GTK+2, GTK+3 Plays More With Cairo For Drawing

Filed under
Software

phoronix.com: With GNOME 3.0 not being released now until March of 2011, GNOME 2.32 is being released next month and will continue to focus on dependable and trusted GNOME 2.x technologies, such as the GTK+2 library rather than GTK+3.

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More in Tux Machines

KaOS 2018.01 KDE-focused Linux distro now available with Spectre and Meltdown fixes

It can be difficult to find a quality Linux distribution that meets your needs. This is partly because there are just too many operating systems from which to choose. My suggestion is to first find a desktop environment that you prefer, and then narrow down your distro search to one that focuses on that DE. For instance, if you like KDE, both Kubuntu and Netrunner are solid choices. With all of that said, there is another KDE-focused Linux distro that I highly recommend. Called "KaOS," it is rolling release, meaning you can alway be confident that your computer is running modern packages. Today, KaOS gets its first updated ISO for 2018, and you should definitely use it to upgrade your install media. Why? Because version 2018.01 has fixes for Spectre and Meltdown thanks to Linux kernel 4.14.14 with both AMD and Intel ucode. Read more

Today in Techrights

KDE: Linux and Qt in Automotive, KDE Discover, Plasma5 18.01 in Slackware

  • Linux and Qt in Automotive? Let’s meet up!
    For anyone around the Gothenburg area on Feb 1st, you are most welcome to the Automotive MeetUp held at the Pelagicore and Luxoft offices. There will be talks about Qt/QML, our embedded Linux platform PELUX and some ramblings about open source in automotive by yours truly ;-)
  • What about AppImage?
    I see a lot of people asking about state of AppImage support in Discover. It’s non-existent, because AppImage does not require centralized software management interfaces like Discover and GNOME Software (or a command-line package manager). AppImage bundles are totally self-contained, and come straight from the developer with zero middlemen, and can be managed on the filesystem using your file manager This should sound awfully familiar to former Mac users (like myself), because Mac App bundles are totally self-contained, come straight from the developer with zero middlemen, and are managed using the Finder file manager.
  • What’s new for January? Plasma5 18.01, and more
    When I sat down to write a new post I noticed that I had not written a single post since the previous Plasma 5 announcement. Well, I guess the past month was a busy one. Also I bought a new e-reader (the Kobo Aura H2O 2nd edition) to replace my ageing Sony PRS-T1. That made me spend a lot of time just reading books and enjoying a proper back-lit E-ink screen. What I read? The War of the Flowers by Tad Williams, A Shadow all of Light by Fred Chappell, Persepolis Rising and several of the short stories (Drive, The Butcher of Anderson Station, The Churn and Strange Dogs) by James SA Corey and finally Red Sister by Mark Lawrence. All very much worth your time.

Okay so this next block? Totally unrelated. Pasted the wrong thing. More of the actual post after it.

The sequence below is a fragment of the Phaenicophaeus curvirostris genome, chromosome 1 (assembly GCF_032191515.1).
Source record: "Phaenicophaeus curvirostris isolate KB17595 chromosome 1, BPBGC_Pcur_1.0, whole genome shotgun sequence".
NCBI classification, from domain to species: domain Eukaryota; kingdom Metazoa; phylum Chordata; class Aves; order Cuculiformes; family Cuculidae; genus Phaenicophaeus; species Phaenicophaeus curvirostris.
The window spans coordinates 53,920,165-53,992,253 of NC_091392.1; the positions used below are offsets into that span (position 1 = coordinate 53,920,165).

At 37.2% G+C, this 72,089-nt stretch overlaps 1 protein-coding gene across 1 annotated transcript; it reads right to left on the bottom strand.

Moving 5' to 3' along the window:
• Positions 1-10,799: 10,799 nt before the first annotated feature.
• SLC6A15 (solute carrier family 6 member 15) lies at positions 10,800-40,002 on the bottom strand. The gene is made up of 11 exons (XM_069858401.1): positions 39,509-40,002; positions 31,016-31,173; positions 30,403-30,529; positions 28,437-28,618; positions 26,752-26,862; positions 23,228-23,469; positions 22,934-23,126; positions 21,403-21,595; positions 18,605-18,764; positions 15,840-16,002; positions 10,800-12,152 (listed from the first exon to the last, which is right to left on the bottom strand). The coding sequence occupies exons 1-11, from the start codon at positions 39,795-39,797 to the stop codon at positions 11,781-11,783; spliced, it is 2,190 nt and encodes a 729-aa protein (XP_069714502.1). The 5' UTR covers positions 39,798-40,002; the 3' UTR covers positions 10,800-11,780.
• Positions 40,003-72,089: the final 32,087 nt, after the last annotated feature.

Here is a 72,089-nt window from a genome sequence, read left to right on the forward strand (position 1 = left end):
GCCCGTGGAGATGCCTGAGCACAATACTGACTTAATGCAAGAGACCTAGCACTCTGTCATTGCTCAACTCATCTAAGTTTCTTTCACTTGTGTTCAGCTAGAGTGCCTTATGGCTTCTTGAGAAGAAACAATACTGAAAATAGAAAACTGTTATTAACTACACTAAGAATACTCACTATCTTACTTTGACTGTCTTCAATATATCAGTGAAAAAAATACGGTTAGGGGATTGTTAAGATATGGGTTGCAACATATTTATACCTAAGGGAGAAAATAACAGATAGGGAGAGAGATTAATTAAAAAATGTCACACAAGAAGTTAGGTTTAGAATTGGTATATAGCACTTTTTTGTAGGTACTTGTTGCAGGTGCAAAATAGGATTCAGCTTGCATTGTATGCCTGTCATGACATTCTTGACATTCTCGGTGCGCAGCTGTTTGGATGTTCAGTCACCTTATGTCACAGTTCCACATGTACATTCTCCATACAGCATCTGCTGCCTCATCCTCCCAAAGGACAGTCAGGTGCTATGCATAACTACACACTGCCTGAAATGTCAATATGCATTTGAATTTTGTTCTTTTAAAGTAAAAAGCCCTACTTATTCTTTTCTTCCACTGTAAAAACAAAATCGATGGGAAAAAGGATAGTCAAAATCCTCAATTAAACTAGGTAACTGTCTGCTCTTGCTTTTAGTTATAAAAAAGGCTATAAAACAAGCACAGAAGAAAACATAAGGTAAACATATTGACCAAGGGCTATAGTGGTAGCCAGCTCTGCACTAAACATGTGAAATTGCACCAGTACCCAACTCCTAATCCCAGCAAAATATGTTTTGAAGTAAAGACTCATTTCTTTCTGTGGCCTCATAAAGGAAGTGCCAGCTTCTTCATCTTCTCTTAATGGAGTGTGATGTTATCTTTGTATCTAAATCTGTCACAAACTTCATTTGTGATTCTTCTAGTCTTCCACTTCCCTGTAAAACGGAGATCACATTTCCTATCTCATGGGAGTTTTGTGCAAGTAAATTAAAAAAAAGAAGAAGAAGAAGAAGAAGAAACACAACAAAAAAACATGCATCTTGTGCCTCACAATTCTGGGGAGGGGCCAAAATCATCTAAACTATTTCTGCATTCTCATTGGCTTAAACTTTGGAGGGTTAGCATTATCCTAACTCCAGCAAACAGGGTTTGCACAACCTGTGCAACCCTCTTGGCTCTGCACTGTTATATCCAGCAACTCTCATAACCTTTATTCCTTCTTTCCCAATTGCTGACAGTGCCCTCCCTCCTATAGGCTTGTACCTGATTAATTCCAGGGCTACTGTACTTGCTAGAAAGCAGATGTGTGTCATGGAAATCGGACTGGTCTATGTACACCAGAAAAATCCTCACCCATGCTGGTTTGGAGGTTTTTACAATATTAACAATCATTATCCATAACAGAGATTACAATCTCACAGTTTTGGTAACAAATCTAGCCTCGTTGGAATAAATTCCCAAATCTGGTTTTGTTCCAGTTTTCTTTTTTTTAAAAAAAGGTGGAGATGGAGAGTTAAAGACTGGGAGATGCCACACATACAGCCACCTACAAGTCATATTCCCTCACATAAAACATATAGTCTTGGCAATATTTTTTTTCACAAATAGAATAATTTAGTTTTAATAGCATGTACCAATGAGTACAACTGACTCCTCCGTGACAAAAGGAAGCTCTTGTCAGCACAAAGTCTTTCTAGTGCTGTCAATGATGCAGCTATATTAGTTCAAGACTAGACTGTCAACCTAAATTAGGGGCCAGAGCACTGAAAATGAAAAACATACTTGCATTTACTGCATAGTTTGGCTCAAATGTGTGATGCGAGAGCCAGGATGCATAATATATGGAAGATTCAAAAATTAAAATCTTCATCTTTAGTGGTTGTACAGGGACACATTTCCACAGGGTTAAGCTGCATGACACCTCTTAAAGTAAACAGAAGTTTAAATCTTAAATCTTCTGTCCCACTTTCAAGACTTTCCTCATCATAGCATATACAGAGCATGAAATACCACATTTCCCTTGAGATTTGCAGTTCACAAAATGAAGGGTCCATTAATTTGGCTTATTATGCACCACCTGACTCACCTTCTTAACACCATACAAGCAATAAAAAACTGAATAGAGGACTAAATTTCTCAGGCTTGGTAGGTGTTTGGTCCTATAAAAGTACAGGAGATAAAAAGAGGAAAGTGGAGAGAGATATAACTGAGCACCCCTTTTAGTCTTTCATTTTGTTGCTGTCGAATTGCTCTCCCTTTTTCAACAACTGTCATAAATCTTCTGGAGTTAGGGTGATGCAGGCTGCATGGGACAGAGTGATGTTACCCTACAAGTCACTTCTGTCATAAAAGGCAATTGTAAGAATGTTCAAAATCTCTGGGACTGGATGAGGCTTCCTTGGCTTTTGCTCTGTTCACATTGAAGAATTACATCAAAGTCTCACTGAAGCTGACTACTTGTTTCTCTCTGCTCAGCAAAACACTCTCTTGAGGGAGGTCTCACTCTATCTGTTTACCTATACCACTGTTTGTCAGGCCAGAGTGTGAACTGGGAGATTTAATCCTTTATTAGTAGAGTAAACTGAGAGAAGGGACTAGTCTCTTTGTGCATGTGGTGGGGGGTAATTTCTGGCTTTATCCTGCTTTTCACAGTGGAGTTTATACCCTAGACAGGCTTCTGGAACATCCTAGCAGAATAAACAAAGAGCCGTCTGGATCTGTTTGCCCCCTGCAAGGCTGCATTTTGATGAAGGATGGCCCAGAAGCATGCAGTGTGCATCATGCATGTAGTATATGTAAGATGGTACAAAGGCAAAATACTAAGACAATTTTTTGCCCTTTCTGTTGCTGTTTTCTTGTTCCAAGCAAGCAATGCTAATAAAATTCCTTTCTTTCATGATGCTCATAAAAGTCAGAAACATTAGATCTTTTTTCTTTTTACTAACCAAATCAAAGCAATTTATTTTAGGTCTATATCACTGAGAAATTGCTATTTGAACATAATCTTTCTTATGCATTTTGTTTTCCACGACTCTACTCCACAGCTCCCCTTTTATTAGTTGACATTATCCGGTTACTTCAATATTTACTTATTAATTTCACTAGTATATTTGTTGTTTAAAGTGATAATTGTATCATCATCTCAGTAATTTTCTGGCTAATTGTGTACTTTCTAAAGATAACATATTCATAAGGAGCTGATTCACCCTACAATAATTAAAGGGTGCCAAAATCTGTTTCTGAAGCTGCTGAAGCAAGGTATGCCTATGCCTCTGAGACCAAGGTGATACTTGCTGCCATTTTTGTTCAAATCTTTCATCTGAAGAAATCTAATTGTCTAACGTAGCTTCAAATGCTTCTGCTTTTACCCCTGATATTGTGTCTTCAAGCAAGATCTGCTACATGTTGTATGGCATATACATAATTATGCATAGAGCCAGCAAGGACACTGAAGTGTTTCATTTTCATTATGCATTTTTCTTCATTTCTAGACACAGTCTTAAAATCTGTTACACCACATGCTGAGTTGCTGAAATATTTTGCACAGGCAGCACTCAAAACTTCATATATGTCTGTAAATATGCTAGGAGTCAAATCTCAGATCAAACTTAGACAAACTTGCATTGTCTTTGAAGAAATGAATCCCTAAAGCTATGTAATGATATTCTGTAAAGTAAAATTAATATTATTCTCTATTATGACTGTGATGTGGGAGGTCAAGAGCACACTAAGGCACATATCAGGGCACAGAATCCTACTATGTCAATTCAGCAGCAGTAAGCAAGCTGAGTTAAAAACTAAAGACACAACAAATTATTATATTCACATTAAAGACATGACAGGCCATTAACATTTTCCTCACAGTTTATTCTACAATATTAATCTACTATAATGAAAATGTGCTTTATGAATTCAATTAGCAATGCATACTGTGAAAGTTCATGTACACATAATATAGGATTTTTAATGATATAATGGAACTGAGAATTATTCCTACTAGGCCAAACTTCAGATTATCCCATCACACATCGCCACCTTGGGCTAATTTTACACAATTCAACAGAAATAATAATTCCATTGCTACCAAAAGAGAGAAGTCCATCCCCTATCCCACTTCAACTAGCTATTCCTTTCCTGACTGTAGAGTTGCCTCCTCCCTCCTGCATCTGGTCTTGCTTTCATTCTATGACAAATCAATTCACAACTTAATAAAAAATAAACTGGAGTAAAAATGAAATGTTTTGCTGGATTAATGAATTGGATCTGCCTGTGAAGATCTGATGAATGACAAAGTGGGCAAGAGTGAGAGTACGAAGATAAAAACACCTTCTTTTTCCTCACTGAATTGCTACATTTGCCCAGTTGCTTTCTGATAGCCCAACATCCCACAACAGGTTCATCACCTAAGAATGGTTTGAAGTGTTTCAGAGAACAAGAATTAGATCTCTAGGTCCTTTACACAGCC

GNU/Linux: Live Patching, Gravity of Kubernetes, Welcome to 2018

  • How Live Patching Has Improved Xen Virtualization
    The open-source Xen virtualization hypervisor is widely deployed by enterprises and cloud providers alike, which benefit from the continuous innovation that the project delivers. In a video interview with ServerWatch, Lars Kurth, Chairman of the Xen Project Advisory Board and Director, Open Source Solutions at Citrix, details some of the recent additions to Xen and how they are helping move the project forward.
  • The Gravity of Kubernetes
    Most new internet businesses started in the foreseeable future will leverage Kubernetes (whether they realize it or not). Many old applications are migrating to Kubernetes too. Before Kubernetes, there was no standardization around a specific distributed systems platform. Just like Linux became the standard server-side operating system for a single node, Kubernetes has become the standard way to orchestrate all of the nodes in your application. With Kubernetes, distributed systems tools can have network effects. Every time someone builds a new tool for Kubernetes, it makes all the other tools better. And it further cements Kubernetes as the standard.
  • Welcome to 2018
    The image of the technology industry as a whole suffered in 2017, and that process is likely to continue this year as well. That should lead to an increased level of introspection that will certainly affect the free-software community. Many of us got into free software to, among other things, make the world a better place. It is not at all clear that all of our activities are doing that, or what we should do to change that situation. Expect a lively conversation on how our projects should be run and what they should be trying to achieve. Some of that introspection will certainly carry into projects related to machine learning and similar topics. There will be more interesting AI-related free software in 2018, but it may not all be beneficial. How well will the world be served, for example, by a highly capable, free facial-recognition system and associated global database? Our community will be no more effective than anybody else at limiting progress of potentially freedom-reducing technologies, but we should try harder to ensure that our technologies promote and support freedom to the greatest extent possible. Our 2017 predictions missed the fact that an increasing number of security problems are being found at the hardware level. We'll not make the same mistake in 2018. Much of what we think of as "hardware" has a great deal of software built into it — highly proprietary software that runs at the highest privilege levels and which is not subject to third-party review. Of course that software has bugs and security issues of its own; it couldn't really be any other way. We will see more of those issues in 2018, and many of them are likely to prove difficult to fix.